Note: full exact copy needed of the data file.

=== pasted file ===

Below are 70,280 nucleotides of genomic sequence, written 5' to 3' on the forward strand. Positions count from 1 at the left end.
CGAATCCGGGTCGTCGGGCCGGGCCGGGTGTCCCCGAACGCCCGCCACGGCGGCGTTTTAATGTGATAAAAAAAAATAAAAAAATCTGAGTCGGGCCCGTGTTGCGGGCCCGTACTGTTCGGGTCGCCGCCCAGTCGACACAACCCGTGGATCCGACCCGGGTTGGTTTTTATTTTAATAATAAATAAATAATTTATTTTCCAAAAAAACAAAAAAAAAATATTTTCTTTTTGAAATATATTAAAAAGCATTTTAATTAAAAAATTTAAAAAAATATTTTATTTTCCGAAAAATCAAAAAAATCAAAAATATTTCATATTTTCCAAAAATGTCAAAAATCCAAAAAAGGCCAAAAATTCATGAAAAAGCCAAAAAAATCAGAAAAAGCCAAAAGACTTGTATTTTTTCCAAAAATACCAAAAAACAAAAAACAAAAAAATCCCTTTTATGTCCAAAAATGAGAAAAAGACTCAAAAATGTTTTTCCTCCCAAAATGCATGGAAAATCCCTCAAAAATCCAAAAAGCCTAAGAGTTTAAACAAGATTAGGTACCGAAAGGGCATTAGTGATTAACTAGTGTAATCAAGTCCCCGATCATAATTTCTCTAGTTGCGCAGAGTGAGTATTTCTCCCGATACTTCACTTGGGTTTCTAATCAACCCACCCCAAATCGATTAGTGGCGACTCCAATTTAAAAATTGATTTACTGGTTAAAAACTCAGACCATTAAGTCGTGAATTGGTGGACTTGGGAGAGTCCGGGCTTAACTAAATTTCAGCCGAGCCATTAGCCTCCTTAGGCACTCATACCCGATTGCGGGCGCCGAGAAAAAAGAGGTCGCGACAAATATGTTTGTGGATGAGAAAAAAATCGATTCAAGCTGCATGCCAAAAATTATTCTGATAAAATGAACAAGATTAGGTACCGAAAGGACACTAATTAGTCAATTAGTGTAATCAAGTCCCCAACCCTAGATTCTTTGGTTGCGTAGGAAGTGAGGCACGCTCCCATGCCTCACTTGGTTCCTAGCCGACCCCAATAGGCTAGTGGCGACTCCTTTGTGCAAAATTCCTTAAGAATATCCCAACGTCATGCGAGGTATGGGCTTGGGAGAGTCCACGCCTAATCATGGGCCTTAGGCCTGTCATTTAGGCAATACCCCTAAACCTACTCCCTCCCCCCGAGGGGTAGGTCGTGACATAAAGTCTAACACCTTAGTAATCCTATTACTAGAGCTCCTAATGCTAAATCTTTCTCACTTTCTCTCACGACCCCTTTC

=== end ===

Below are 70,280 nucleotides of genomic sequence, written 5' to 3' on the forward strand. Positions count from 1 at the left end.
CGAATCCGGGTCGTCGGGCCGGGCCGGGTGTCCCCGAACGCCCGCCACGGCGGCGTTTTAATGTGATAAAAAAAAATAAAAAAATCTGAGTCGGGCCCGTGTTGCGGGCCCGTACTGTTCGGGTCGCCGCCCAGTCGACACAACCCGTGGATCCGACCCGGGTTGGTTTTTATTTTAATAATAAATAAATAATTTATTTTCCAAAAAAACAAAAAAAAAATATTTTCTTTTTGAAATATATTAAAAAGCATTTTAATTAAAAAATTTAAAAAAATATTTTATTTTCCGAAAAATCAAAAAAATCAAAAATATTTCATATTTTCCAAAAATGTCAAAAATCCAAAAAAGGCCAAAAATTCATGAAAAAGCCAAAAAAATCAGAAAAAGCCAAAAGACTTGTATTTTTTCCAAAAATACCAAAAAACAAAAAACAAAAAAATCCCTTTTATGTCCAAAAATGAGAAAAAGACTCAAAAATGTTTTTCCTCCCAAAATGCATGGAAAATCCCTCAAAAATCCAAAAAGCCTAAGAGTTTAAACAAGATTAGGTACCGAAAGGGCATTAGTGATTAACTAGTGTAATCAAGTCCCCGATCATAATTTCTCTAGTTGCGCAGAGTGAGTATTTCTCCCGATACTTCACTTGGGTTTCTAATCAACCCACCCCAAATCGATTAGTGGCGACTCCAATTTAAAAATTGATTTACTGGTTAAAAACTCAGACCATTAAGTCGTGAATTGGTGGACTTGGGAGAGTCCGGGCTTAACTAAATTTCAGCCGAGCCATTAGCCTCCTTAGGCACTCATACCCGATTGCGGGCGCCGAGAAAAAAGAGGTCGCGACAAATATGTTTGTGGATGAGAAAAAAATCGATTCAAGCTGCATGCCAAAAATTATTCTGATAAAATGAACAAGATTAGGTACCGAAAGGACACTAATTAGTCAATTAGTGTAATCAAGTCCCCAACCCTAGATTCTTTGGTTGCGTAGGAAGTGAGGCACGCTCCCATGCCTCACTTGGTTCCTAGCCGACCCCAATAGGCTAGTGGCGACTCCTTTGTGCAAAATTCCTTAAGAATATCCCAACGTCATGCGAGGTATGGGCTTGGGAGAGTCCACGCCTAATCATGGGCCTTAGGCCTGTCATTTAGGCAATACCCCTAAACCTACTCCCTCCCCCCGAGGGGTAGGTCGTGACATAAAGTCTAACACCTTAGTAATCCTATTACTAGAGCTCCTAATGCTAAATCTTTCTCACTTTCTCTCACGACCCCTTTC